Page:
Commodities are a hard sell in 2023 in an environment of global economic slowing, but demand for many key metals like aluminum that are needed to continue powering emissions reductions could provide pockets of opportunity for investors to consider.
Aluminum not only weathered the economic slowing of 2022 but also saw demand increase in the U.S. and Canada by 4.8% year-over-year, according to the Aluminum Association., the leading voice for the U.S. segment of the industry. That demand did slow in the second half of the year as rising rates and inflation caused economic slowing, but demand still increased by more than the 2.7% GDP growth for the U.S. in 2022.
“Despite some headwinds and softer demand in the second half of the year, this latest data shows an industry built to last,” said Charles Johnson, president and CEO of the Aluminum Association, in the press release. “Geopolitical disruptions, supply chain issues and inflationary pressures could continue to pose some challenges in 2023. However, with historic investment in U.S. aluminum manufacturing last year and continued market growth opportunities, the mid-and long-term trendlines for aluminum in America remain incredibly strong.”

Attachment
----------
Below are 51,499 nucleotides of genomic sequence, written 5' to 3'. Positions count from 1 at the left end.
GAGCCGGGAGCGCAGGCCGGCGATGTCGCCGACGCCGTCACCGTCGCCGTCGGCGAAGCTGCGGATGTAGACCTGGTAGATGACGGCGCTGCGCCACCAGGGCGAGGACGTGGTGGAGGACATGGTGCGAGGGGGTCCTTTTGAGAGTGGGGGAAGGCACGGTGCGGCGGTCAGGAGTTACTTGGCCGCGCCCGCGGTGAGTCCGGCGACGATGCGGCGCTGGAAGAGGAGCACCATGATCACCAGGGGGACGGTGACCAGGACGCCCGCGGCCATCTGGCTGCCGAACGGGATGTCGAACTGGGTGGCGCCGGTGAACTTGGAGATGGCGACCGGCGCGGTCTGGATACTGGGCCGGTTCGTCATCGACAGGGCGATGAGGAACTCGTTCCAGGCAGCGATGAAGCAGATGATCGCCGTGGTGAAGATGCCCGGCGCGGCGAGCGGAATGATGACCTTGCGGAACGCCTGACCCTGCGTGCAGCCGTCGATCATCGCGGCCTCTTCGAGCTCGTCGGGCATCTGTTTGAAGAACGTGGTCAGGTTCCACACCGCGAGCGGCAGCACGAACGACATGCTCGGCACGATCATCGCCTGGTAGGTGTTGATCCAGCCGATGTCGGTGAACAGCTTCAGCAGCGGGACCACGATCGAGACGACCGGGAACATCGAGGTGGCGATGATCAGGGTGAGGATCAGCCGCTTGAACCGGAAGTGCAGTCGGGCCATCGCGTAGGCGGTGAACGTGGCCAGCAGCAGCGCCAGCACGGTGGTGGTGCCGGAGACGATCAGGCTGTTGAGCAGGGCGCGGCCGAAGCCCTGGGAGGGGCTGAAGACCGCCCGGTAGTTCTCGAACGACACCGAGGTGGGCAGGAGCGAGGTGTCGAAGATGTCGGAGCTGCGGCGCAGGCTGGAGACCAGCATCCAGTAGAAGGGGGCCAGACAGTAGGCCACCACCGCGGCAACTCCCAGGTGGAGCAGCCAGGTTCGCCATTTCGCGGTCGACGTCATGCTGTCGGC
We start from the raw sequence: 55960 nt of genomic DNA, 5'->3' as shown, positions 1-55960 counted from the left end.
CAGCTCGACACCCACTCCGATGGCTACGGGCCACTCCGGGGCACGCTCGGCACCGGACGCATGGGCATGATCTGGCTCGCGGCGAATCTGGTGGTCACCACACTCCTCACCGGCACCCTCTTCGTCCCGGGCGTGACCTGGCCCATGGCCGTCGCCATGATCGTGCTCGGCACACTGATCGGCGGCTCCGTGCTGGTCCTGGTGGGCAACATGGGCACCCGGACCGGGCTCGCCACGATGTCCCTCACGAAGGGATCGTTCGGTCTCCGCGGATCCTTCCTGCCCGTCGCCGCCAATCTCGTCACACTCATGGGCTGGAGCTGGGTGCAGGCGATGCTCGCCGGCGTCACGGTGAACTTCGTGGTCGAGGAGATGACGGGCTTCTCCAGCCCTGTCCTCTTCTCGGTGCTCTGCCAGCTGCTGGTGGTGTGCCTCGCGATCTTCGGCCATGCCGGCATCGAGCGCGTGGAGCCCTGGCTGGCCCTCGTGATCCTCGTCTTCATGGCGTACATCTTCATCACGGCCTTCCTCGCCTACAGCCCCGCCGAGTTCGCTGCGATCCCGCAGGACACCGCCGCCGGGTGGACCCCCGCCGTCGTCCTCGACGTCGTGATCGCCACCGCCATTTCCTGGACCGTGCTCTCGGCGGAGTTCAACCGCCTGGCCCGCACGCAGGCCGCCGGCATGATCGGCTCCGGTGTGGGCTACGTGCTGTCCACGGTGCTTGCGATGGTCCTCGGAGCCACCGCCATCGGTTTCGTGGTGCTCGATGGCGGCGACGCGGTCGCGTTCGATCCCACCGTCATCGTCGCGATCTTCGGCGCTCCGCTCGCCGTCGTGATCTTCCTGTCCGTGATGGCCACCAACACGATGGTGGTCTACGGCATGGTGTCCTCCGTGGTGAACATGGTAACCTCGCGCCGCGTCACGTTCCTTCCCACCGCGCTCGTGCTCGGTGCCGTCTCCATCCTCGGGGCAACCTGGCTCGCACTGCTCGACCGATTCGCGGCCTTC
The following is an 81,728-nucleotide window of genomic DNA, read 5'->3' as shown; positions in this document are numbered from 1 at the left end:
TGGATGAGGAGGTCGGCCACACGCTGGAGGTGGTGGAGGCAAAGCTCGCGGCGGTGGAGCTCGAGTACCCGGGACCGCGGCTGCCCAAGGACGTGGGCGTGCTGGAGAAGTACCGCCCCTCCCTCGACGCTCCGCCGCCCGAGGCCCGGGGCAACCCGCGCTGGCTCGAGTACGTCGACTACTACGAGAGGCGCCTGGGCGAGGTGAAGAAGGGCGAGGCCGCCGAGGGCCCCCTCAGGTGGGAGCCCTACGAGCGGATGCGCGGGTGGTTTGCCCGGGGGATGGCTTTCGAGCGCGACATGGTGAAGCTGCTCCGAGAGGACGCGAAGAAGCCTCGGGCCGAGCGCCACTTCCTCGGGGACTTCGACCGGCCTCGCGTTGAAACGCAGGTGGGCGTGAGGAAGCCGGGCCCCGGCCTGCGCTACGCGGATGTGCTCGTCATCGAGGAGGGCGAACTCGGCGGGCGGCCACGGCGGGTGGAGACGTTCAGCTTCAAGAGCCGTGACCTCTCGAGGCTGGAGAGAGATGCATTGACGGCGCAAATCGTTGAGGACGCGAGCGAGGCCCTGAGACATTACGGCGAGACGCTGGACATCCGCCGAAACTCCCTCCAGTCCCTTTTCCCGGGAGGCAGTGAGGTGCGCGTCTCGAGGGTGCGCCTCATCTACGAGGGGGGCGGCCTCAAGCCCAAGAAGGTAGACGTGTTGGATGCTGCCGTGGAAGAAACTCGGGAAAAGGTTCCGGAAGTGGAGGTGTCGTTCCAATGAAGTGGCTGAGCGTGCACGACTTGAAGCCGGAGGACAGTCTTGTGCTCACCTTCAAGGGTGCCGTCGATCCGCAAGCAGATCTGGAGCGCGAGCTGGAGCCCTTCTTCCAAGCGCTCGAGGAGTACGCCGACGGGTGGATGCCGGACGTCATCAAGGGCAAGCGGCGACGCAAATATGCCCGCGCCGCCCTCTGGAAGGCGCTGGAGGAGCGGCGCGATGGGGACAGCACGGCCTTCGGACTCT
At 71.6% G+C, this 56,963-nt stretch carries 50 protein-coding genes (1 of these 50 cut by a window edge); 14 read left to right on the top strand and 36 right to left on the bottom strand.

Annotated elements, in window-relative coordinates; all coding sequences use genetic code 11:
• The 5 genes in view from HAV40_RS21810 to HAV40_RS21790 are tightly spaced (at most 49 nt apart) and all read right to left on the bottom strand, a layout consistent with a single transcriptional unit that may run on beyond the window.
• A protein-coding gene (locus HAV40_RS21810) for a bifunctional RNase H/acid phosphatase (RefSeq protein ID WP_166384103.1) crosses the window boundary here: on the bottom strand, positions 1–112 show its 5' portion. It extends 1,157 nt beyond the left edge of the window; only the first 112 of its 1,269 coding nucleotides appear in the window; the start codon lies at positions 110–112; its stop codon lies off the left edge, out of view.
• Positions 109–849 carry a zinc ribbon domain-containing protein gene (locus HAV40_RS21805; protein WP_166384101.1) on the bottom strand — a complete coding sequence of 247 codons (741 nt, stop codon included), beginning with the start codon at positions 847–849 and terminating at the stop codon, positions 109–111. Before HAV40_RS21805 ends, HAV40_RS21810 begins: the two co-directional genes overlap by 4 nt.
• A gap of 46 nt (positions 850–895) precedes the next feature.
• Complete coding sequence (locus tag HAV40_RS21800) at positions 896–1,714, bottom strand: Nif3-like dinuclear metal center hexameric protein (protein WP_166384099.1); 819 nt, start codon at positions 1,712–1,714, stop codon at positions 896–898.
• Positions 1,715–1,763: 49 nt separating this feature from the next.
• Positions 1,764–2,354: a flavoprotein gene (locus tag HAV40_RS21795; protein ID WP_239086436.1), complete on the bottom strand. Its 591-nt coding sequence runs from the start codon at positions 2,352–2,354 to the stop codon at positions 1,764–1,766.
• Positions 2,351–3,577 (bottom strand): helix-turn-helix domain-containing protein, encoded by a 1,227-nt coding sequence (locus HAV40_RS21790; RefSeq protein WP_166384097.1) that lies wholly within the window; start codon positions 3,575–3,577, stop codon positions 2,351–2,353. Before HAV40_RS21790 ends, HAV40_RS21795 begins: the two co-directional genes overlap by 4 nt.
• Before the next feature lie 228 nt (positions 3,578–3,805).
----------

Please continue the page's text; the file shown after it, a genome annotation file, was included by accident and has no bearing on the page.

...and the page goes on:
Aluminum is in high demand with car manufacturers, with estimates of 514 more pounds needed per vehicle by 2026, a 25% gain in the last decade. The U.S. has gone all in on domestic manufacturing in the last year, with firms investing over $3 billion to build new greenfield plants that will come online and expand new aluminum rolling and recycling capacity. It marks the first time in over 40 years that a new mill was built in the U.S.
Electrification metals such as aluminum will play increasingly larger roles in the transition to lower- and zero-emissions practices in the years ahead. The KraneShares Electrification Metals ETF (KMET ) offers targeted exposure to the metals necessary for electrification and the clean energy transition via the futures market.
The fund seeks to track the Bloomberg Electrification Metals Index and is comprised of futures contracts on copper, nickel, zinc, aluminum, cobalt, and lithium. These metals are all core components for batteries, electric vehicles, and the renewable energy infrastructure being created and expanded as countries aim for net-zero emissions by 2050 to curtail global warming.
KMET has an expense ratio of 0.79% and is part of the climate-focused lineup of funds from KraneShares.
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